I developed a sturdier, crisper, and yummier apple
Bruce Barritt wanted to create a new apple variety. This is how he tasted his way to the Cosmic Crisp.
↑ Bruce Barritt, horticulturist and developer of the Cosmic Crisp
Back in 1988, Red Delicious made up 70 to 80 percent of the domestic apple market. Over the years, farmers sold a lot of them because they looked great. But they had a mealy texture, and people want an apple that’s firm, crisp, and juicy. I started lobbying for one. By 1994, threatened by varieties from Japan and New Zealand, the U.S. industry and Washington State University agreed that we had to grow our own.
First, we cross-pollinated existing apples: Collect pollen from one flower, put it on the tip of a pencil eraser, and rub it into another. We crossed dozens of crisp, flavorful varieties such as Gala, Fuji, and Pink Lady. But the best offspring came out of Honeycrisp and Enterprise parents. We grew the crossbred seeds into 5-foot trees, grafted those onto rootstocks (to make them start producing quickly), and planted them in evaluation orchards. A few years later, they fruited—and we began tasting.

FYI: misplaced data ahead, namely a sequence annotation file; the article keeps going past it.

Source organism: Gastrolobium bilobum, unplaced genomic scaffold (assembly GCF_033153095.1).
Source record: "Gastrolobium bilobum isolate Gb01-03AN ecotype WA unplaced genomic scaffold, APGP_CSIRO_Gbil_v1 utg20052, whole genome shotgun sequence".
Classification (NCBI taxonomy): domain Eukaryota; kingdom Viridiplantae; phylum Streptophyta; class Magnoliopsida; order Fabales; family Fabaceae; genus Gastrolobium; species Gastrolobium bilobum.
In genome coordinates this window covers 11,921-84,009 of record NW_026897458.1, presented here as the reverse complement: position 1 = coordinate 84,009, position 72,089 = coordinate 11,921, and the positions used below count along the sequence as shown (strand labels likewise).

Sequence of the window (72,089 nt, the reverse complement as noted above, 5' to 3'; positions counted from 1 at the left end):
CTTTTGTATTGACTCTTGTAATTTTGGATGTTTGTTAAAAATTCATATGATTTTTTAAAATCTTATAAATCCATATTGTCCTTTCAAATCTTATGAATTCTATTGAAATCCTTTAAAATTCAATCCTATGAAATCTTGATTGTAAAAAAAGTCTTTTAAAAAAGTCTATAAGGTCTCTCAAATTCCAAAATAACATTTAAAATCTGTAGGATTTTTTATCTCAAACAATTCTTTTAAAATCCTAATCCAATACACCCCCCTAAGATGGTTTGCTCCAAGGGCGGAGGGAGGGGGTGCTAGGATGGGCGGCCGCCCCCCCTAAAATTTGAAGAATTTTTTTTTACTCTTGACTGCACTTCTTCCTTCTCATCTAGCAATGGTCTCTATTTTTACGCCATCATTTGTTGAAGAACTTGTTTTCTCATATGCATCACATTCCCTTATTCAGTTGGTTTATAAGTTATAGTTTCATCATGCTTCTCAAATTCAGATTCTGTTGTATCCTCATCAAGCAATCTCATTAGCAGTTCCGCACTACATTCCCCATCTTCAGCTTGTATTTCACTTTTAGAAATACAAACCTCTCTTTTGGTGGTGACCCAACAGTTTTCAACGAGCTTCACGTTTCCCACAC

You can’t eat thousands of apples a day. So I would walk down long rows of hundreds and thousands of trees, and when I found an attractive fruit, I’d bite, chew, spit it out. Most were terrible, but when I found one with good texture and flavor, I’d pick 10 or 20 of them. Then I put them in cold storage to see how they would hold up after a few months. After that, three or four researchers sat down and tasted every apple. We checked acidity and sugar levels, which can break down over time, and tested firmness and crispness using instruments that measure pressure and cell breakdown.
When we found exactly what we wanted, we planted clones and tested them all over again. Eventually, we ended up with the Cosmic Crisp. It can spend nine to 12 months in storage, and stay crisp, firm, juicy, sweet, and tart.
As told to Amal Ahmed
This article was originally published in the Summer 2018 Life/Death issue of Popular Science.